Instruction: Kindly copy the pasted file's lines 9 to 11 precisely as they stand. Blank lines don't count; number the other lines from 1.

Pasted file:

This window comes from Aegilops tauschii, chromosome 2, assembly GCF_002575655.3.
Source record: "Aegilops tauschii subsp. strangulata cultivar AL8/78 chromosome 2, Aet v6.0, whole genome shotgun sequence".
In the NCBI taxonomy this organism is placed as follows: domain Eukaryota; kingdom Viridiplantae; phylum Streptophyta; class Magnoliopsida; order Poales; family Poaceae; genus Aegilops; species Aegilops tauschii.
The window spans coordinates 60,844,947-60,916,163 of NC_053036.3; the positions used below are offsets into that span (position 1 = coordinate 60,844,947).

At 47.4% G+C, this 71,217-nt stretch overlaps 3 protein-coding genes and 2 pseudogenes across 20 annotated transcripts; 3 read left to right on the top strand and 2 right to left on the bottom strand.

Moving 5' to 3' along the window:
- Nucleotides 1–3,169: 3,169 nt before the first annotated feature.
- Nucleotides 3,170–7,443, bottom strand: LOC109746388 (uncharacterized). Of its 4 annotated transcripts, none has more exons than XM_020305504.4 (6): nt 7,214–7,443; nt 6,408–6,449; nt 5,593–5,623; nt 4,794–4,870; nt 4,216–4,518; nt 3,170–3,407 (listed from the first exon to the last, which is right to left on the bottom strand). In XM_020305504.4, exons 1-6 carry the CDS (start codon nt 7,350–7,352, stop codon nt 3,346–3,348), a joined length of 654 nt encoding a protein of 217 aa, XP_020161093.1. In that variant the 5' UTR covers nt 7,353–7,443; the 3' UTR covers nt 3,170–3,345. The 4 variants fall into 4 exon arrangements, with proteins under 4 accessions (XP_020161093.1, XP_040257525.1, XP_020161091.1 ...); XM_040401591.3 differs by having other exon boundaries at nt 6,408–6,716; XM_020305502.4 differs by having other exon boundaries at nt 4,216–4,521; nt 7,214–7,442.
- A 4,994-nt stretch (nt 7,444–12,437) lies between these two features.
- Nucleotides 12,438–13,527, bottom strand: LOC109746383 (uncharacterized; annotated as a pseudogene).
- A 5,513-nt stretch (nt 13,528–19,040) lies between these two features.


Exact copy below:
- A 4,994-nt stretch (nt 7,444–12,437) lies between these two features.
- Nucleotides 12,438–13,527, bottom strand: LOC109746383 (uncharacterized; annotated as a pseudogene).
- A 5,513-nt stretch (nt 13,528–19,040) lies between these two features.